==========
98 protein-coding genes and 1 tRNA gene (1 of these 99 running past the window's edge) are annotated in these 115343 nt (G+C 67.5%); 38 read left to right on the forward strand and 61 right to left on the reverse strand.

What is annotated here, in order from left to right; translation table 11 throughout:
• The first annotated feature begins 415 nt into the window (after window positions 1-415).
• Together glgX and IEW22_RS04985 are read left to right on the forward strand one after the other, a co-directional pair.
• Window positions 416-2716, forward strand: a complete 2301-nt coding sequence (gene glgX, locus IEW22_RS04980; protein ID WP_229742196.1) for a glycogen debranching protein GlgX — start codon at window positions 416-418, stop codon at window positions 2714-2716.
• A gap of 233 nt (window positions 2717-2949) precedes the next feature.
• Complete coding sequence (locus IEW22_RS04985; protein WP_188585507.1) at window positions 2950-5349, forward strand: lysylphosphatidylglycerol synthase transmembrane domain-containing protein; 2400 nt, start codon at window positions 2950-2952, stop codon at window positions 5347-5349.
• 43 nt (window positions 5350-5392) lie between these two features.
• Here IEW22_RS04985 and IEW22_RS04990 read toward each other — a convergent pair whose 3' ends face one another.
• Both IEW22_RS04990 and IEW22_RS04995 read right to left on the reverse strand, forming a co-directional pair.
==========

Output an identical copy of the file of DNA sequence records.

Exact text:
98 protein-coding genes and 1 tRNA gene (1 of these 99 running past the window's edge) are annotated in these 115343 nt (G+C 67.5%); 38 read left to right on the forward strand and 61 right to left on the reverse strand.

What is annotated here, in order from left to right; translation table 11 throughout:
• The first annotated feature begins 415 nt into the window (after window positions 1-415).
• Together glgX and IEW22_RS04985 are read left to right on the forward strand one after the other, a co-directional pair.
• Window positions 416-2716, forward strand: a complete 2301-nt coding sequence (gene glgX, locus IEW22_RS04980; protein ID WP_229742196.1) for a glycogen debranching protein GlgX — start codon at window positions 416-418, stop codon at window positions 2714-2716.
• A gap of 233 nt (window positions 2717-2949) precedes the next feature.
• Complete coding sequence (locus IEW22_RS04985; protein WP_188585507.1) at window positions 2950-5349, forward strand: lysylphosphatidylglycerol synthase transmembrane domain-containing protein; 2400 nt, start codon at window positions 2950-2952, stop codon at window positions 5347-5349.
• 43 nt (window positions 5350-5392) lie between these two features.
• Here IEW22_RS04985 and IEW22_RS04990 read toward each other — a convergent pair whose 3' ends face one another.
• Both IEW22_RS04990 and IEW22_RS04995 read right to left on the reverse strand, forming a co-directional pair.